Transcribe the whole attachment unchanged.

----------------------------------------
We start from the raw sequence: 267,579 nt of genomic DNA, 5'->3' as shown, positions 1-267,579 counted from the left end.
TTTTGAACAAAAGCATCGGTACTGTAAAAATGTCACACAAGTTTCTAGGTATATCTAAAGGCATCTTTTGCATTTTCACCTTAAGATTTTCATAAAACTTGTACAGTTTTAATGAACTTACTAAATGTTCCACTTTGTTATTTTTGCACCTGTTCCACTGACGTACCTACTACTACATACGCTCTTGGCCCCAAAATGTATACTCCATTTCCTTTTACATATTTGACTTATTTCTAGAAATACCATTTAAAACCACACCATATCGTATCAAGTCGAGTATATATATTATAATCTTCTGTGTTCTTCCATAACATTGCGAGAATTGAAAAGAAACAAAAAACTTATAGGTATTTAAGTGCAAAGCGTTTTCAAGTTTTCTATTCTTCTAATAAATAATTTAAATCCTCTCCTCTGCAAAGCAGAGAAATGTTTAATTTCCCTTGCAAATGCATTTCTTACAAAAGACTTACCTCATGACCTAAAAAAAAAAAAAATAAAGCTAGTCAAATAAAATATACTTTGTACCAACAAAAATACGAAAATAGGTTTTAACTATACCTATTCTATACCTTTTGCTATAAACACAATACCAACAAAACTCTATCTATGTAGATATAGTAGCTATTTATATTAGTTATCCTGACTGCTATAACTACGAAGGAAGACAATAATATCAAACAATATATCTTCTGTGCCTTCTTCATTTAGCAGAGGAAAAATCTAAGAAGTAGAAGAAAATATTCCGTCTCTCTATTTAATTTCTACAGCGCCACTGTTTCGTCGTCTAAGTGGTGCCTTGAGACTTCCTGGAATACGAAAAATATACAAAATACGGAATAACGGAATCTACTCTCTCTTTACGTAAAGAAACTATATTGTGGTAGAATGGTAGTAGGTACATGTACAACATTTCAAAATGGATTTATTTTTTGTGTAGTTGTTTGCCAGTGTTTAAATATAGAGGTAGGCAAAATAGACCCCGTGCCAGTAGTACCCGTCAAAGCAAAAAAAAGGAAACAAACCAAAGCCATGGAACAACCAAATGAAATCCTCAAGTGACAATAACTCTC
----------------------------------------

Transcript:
We start from the raw sequence: 267,579 nt of genomic DNA, 5'->3' as shown, positions 1-267,579 counted from the left end.
TTTTGAACAAAAGCATCGGTACTGTAAAAATGTCACACAAGTTTCTAGGTATATCTAAAGGCATCTTTTGCATTTTCACCTTAAGATTTTCATAAAACTTGTACAGTTTTAATGAACTTACTAAATGTTCCACTTTGTTATTTTTGCACCTGTTCCACTGACGTACCTACTACTACATACGCTCTTGGCCCCAAAATGTATACTCCATTTCCTTTTACATATTTGACTTATTTCTAGAAATACCATTTAAAACCACACCATATCGTATCAAGTCGAGTATATATATTATAATCTTCTGTGTTCTTCCATAACATTGCGAGAATTGAAAAGAAACAAAAAACTTATAGGTATTTAAGTGCAAAGCGTTTTCAAGTTTTCTATTCTTCTAATAAATAATTTAAATCCTCTCCTCTGCAAAGCAGAGAAATGTTTAATTTCCCTTGCAAATGCATTTCTTACAAAAGACTTACCTCATGACCTAAAAAAAAAAAAAATAAAGCTAGTCAAATAAAATATACTTTGTACCAACAAAAATACGAAAATAGGTTTTAACTATACCTATTCTATACCTTTTGCTATAAACACAATACCAACAAAACTCTATCTATGTAGATATAGTAGCTATTTATATTAGTTATCCTGACTGCTATAACTACGAAGGAAGACAATAATATCAAACAATATATCTTCTGTGCCTTCTTCATTTAGCAGAGGAAAAATCTAAGAAGTAGAAGAAAATATTCCGTCTCTCTATTTAATTTCTACAGCGCCACTGTTTCGTCGTCTAAGTGGTGCCTTGAGACTTCCTGGAATACGAAAAATATACAAAATACGGAATAACGGAATCTACTCTCTCTTTACGTAAAGAAACTATATTGTGGTAGAATGGTAGTAGGTACATGTACAACATTTCAAAATGGATTTATTTTTTGTGTAGTTGTTTGCCAGTGTTTAAATATAGAGGTAGGCAAAATAGACCCCGTGCCAGTAGTACCCGTCAAAGCAAAAAAAAGGAAACAAACCAAAGCCATGGAACAACCAAATGAAATCCTCAAGTGACAATAACTCTC